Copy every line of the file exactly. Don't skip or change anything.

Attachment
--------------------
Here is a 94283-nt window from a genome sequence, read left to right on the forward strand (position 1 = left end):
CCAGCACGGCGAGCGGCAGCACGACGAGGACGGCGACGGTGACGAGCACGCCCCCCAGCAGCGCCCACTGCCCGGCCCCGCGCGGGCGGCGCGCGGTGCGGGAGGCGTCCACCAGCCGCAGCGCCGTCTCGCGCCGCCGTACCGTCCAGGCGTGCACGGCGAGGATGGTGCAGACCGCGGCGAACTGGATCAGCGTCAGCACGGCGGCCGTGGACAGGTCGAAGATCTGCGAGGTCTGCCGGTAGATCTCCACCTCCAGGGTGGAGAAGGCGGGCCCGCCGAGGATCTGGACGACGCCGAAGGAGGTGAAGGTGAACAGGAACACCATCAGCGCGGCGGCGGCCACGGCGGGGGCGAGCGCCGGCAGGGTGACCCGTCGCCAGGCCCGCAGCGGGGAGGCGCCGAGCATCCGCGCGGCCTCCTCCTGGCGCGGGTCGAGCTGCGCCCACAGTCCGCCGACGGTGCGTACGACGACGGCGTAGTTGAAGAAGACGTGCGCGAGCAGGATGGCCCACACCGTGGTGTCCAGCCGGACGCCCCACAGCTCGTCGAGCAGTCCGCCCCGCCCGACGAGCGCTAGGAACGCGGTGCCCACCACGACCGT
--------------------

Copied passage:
Here is a 94283-nt window from a genome sequence, read left to right on the forward strand (position 1 = left end):
CCAGCACGGCGAGCGGCAGCACGACGAGGACGGCGACGGTGACGAGCACGCCCCCCAGCAGCGCCCACTGCCCGGCCCCGCGCGGGCGGCGCGCGGTGCGGGAGGCGTCCACCAGCCGCAGCGCCGTCTCGCGCCGCCGTACCGTCCAGGCGTGCACGGCGAGGATGGTGCAGACCGCGGCGAACTGGATCAGCGTCAGCACGGCGGCCGTGGACAGGTCGAAGATCTGCGAGGTCTGCCGGTAGATCTCCACCTCCAGGGTGGAGAAGGCGGGCCCGCCGAGGATCTGGACGACGCCGAAGGAGGTGAAGGTGAACAGGAACACCATCAGCGCGGCGGCGGCCACGGCGGGGGCGAGCGCCGGCAGGGTGACCCGTCGCCAGGCCCGCAGCGGGGAGGCGCCGAGCATCCGCGCGGCCTCCTCCTGGCGCGGGTCGAGCTGCGCCCACAGTCCGCCGACGGTGCGTACGACGACGGCGTAGTTGAAGAAGACGTGCGCGAGCAGGATGGCCCACACCGTGGTGTCCAGCCGGACGCCCCACAGCTCGTCGAGCAGTCCGCCCCGCCCGACGAGCGCTAGGAACGCGGTGCCCACCACGACCGT